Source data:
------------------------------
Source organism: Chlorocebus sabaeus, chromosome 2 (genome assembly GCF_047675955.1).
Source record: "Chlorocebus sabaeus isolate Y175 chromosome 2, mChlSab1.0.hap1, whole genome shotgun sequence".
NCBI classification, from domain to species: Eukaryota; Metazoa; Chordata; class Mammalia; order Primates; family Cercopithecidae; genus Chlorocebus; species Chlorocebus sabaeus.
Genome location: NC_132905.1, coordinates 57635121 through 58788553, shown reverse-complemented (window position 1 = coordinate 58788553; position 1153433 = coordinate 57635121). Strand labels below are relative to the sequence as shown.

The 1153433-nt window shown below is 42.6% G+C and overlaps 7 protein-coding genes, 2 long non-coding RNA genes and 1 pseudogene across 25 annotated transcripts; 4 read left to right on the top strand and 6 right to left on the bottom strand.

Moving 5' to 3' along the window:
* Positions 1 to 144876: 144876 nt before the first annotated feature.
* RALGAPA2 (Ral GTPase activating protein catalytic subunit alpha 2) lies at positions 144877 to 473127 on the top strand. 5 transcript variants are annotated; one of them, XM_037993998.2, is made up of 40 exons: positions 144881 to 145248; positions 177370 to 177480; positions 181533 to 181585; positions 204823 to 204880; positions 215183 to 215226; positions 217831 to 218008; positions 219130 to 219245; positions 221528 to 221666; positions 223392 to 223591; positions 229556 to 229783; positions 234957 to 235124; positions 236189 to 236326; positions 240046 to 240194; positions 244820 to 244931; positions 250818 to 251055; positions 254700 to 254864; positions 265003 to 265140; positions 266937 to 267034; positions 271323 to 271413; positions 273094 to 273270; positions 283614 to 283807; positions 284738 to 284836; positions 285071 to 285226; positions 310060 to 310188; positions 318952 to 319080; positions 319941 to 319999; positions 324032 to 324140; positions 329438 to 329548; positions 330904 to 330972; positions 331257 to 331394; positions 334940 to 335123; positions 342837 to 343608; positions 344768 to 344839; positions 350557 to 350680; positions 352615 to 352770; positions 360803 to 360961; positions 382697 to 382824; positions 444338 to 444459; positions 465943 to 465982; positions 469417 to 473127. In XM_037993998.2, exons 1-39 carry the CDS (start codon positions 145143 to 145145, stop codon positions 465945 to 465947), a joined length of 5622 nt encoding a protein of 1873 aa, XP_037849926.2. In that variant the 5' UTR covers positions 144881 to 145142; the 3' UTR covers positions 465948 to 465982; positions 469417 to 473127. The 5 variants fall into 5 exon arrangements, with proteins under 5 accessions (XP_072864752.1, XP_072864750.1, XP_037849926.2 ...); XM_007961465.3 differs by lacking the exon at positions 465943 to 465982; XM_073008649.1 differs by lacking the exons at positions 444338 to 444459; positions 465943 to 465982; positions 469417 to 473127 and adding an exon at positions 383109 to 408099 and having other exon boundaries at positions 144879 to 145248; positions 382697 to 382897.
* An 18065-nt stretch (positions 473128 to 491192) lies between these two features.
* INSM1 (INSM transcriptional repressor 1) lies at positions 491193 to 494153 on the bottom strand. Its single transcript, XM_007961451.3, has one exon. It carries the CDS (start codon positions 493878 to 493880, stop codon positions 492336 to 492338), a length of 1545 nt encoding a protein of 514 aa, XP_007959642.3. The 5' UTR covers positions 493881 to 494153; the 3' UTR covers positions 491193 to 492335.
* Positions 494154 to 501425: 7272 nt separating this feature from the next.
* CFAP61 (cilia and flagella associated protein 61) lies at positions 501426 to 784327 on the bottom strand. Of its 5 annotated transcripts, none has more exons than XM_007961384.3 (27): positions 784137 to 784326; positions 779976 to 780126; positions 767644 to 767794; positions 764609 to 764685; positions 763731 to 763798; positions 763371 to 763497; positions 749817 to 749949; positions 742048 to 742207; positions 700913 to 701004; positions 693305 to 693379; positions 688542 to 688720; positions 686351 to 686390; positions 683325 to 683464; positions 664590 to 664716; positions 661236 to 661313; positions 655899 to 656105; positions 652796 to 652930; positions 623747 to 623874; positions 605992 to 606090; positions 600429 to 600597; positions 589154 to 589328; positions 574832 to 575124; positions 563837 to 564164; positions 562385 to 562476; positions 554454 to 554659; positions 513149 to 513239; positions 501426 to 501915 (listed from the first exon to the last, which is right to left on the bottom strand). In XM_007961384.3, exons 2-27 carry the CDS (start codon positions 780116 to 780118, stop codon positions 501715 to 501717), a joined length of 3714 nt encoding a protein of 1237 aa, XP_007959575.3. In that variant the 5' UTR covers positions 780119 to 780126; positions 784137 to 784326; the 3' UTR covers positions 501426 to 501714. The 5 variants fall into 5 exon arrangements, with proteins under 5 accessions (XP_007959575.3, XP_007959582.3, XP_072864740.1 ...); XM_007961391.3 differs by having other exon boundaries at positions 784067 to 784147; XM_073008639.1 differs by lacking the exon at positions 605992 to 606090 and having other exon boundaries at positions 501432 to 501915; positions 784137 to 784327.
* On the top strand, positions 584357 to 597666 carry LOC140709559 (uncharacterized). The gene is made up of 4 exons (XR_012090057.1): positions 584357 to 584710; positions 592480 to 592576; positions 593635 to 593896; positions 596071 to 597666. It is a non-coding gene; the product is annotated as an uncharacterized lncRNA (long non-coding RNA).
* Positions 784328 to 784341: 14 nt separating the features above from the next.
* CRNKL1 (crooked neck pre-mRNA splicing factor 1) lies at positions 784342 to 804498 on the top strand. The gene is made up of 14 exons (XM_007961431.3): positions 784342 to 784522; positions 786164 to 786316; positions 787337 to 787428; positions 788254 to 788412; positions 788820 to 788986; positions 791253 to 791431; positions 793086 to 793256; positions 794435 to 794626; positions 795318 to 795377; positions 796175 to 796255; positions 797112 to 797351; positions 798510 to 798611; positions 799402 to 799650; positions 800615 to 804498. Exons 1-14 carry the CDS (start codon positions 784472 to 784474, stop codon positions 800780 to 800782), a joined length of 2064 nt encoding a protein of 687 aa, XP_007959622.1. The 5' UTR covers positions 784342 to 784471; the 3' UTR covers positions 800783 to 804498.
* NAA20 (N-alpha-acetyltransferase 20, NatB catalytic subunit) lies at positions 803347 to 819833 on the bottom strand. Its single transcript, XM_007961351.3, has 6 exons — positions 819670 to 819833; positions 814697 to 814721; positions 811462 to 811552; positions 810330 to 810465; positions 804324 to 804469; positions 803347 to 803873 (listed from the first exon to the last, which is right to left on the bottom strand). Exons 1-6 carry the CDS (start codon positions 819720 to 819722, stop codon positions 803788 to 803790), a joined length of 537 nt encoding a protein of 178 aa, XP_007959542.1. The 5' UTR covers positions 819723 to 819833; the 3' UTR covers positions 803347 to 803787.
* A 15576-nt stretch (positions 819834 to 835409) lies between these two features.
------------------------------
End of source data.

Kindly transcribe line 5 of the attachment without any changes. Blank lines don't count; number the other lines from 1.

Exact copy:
The 1153433-nt window shown below is 42.6% G+C and overlaps 7 protein-coding genes, 2 long non-coding RNA genes and 1 pseudogene across 25 annotated transcripts; 4 read left to right on the top strand and 6 right to left on the bottom strand.